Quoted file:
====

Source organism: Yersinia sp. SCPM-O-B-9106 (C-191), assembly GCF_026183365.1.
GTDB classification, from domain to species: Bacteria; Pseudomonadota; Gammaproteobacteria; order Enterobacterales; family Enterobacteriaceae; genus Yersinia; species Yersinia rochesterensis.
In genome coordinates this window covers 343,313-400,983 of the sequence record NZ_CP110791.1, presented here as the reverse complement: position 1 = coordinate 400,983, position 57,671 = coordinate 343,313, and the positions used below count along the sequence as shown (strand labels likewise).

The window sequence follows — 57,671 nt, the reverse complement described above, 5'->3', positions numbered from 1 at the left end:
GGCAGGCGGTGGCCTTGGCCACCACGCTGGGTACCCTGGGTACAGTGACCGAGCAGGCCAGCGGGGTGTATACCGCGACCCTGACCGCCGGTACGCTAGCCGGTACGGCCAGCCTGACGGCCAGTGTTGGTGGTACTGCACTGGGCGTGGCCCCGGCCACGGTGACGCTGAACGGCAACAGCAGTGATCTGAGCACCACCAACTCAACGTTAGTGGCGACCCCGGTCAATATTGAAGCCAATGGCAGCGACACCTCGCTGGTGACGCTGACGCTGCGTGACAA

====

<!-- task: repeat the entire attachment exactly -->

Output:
Source organism: Yersinia sp. SCPM-O-B-9106 (C-191), assembly GCF_026183365.1.
GTDB classification, from domain to species: Bacteria; Pseudomonadota; Gammaproteobacteria; order Enterobacterales; family Enterobacteriaceae; genus Yersinia; species Yersinia rochesterensis.
In genome coordinates this window covers 343,313-400,983 of the sequence record NZ_CP110791.1, presented here as the reverse complement: position 1 = coordinate 400,983, position 57,671 = coordinate 343,313, and the positions used below count along the sequence as shown (strand labels likewise).

The window sequence follows — 57,671 nt, the reverse complement described above, 5'->3', positions numbered from 1 at the left end:
GGCAGGCGGTGGCCTTGGCCACCACGCTGGGTACCCTGGGTACAGTGACCGAGCAGGCCAGCGGGGTGTATACCGCGACCCTGACCGCCGGTACGCTAGCCGGTACGGCCAGCCTGACGGCCAGTGTTGGTGGTACTGCACTGGGCGTGGCCCCGGCCACGGTGACGCTGAACGGCAACAGCAGTGATCTGAGCACCACCAACTCAACGTTAGTGGCGACCCCGGTCAATATTGAAGCCAATGGCAGCGACACCTCGCTGGTGACGCTGACGCTGCGTGACAA